It seems like it’s getting harder and harder to do any research on church membership in America without getting depressed. The vast majority of articles that cover trends in American church membership talk about a general decline. This decline seems to be especially pronounced in the traditional “mainline” denominations in America.
The result of all this research is that there are a lot of people who are trying to figure out why church membership in America might be declining. Obviously, understanding why church membership might be declining is one of the first steps to reversing the trend.
There have been myriad possible reasons offered for declining church membership. Everything from increasing demands on people’s available free time, to greater competition from other religions of the world.
Among all the possible reasons, there is an undercurrent of thought that is common, even when it isn’t explicitly stated– that the Gospel message is no longer relevant to modern Americans.
This reasoning is not only dangerous and self-defeating, but it is also completely wrongheaded, for a number of reasons. I want to show you why the church doesn’t have a message problem; the Church has a delivery problem.
A 2,000 Year-Old Message Doesn’t Suddenly Turn Irrelevant
Therefore go and make disciples of all nations, baptizing them in the name of the Father and of the Son and of the Holy Spirit, 20 and teaching them to obey everything I have commanded you. And surely I am with you always, to the very end of the age. (Matt. 28: 19-20 NIV)
For 2000 years, followers of Jesus have been doing exactly what he originally commanded his first 12 disciples to do. Over those 2000 years, the number of Christians has grown from dozens, to hundreds, to thousands, to millions, to billions.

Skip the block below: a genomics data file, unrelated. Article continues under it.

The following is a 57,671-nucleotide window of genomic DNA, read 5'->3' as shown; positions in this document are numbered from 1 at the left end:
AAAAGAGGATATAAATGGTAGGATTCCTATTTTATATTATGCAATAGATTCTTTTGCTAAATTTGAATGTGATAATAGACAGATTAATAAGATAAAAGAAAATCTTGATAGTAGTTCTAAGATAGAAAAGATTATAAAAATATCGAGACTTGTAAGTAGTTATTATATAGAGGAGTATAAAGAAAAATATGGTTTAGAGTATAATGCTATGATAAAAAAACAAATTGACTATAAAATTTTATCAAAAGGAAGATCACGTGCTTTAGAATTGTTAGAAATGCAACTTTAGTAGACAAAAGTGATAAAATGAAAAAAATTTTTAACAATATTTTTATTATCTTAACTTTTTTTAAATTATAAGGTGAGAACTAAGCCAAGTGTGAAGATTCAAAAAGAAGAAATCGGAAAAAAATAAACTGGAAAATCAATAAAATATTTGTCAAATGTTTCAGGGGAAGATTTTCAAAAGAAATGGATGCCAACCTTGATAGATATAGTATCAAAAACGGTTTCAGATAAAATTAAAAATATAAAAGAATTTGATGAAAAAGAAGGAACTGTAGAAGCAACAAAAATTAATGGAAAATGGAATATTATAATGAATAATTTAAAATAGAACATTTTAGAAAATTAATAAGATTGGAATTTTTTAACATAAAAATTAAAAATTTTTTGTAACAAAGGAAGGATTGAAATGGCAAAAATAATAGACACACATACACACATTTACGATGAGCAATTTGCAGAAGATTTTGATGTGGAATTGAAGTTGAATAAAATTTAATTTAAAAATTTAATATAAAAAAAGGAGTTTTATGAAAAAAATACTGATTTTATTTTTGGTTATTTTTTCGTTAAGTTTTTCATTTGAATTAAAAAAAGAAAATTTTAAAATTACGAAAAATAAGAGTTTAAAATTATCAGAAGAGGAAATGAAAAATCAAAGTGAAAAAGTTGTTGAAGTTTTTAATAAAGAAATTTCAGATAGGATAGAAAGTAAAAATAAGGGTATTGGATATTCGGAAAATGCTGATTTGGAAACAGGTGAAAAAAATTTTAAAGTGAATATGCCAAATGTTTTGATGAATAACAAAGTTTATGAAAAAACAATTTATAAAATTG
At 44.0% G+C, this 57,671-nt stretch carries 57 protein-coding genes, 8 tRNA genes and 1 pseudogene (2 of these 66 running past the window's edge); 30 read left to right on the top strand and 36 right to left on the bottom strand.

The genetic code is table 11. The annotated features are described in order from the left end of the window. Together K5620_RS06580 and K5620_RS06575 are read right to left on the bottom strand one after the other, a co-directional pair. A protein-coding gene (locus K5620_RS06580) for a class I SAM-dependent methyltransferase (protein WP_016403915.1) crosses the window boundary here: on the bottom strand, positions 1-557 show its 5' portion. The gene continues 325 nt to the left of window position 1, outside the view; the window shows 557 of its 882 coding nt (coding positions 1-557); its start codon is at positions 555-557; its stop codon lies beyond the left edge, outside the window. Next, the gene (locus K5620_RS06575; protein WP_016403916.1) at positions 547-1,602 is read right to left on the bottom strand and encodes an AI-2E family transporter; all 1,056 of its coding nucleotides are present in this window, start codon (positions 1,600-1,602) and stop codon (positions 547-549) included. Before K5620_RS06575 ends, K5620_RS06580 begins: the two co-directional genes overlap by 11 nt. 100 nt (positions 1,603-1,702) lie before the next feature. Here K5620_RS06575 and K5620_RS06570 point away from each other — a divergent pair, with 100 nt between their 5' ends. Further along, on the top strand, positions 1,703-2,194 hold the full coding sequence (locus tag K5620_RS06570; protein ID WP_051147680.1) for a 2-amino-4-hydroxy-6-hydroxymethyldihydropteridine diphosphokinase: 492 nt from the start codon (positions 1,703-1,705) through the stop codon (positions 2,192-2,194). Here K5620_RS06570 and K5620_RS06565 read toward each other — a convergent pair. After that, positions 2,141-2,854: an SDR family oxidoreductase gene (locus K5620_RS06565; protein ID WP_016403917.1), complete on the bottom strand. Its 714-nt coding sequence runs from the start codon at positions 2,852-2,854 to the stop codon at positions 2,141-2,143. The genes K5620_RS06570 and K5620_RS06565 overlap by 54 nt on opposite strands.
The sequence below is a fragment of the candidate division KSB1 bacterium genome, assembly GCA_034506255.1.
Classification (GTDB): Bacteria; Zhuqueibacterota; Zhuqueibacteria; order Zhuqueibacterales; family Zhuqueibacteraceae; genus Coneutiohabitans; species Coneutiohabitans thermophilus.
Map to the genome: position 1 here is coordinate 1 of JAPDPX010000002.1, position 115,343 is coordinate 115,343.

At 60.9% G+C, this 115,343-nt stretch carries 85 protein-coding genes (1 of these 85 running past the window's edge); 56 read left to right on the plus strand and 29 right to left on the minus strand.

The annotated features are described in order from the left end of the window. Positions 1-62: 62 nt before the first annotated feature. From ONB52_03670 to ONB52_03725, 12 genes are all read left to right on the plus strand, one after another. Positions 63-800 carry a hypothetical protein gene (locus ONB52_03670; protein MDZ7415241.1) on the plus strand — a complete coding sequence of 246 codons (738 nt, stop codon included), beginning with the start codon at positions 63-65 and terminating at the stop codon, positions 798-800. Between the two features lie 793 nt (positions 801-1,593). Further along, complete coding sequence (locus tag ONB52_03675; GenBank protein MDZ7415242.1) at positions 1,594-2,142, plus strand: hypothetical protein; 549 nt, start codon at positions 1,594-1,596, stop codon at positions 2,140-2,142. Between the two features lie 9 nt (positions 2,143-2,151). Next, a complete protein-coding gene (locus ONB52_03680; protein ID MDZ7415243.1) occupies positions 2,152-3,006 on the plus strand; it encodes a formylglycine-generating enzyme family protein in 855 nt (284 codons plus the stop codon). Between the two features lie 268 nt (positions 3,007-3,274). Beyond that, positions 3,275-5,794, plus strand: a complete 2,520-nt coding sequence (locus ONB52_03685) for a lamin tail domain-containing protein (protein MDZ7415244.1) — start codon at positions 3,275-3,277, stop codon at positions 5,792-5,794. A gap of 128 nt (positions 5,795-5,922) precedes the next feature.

The Gospel message is just as relevant today as it was when the apostles first preached it after Christ’s ascension. It is just as relavent today as it was when Paul wrote his letters to the groups of Christians scattered around the ancient world.
People need to hear that message today, just as they did then. There is no need to change the message. The sharing of the gospel message and the magnificence of Jesus Christ has always been relevant. It will always be relevant. It will always be sufficient.
So What’s the Issue?
If the gospel message hasn’t changed over 2000 years, then what has?
Everyone recognizes that the world that we live in today is not the same as it was 25, 50, 100, 500 or 2000 years ago. Not only that, but over the last 50 years, the rate of change has become even faster. It used to take decades, even centuries, for significant change to be realized on a national or global scale. Now, it take just mere years to see similar amounts of change.
Think about your history classes– the “Middle Ages” is defined as a period of about 1000 years (from the 5th to the 15th centuries). The Renaissance is defined as a period of about 300 years (the 14th to the 17th centuries). The Enlightenment is defined as a period of about 100 years (the 18th century). Each of these periods are defined by certain sociological, scientific and philosophical attributes. Each marks a major change in human civilization.
The first period lasted 1000 years, then 300 years, then 100 years. By the time we get to the 20th century, we are down to defining history in terms of decades (the Roaring 20′s, the 60′s, the 80′s). Right now, historians and sociologists are having trouble finding commonalities in decades!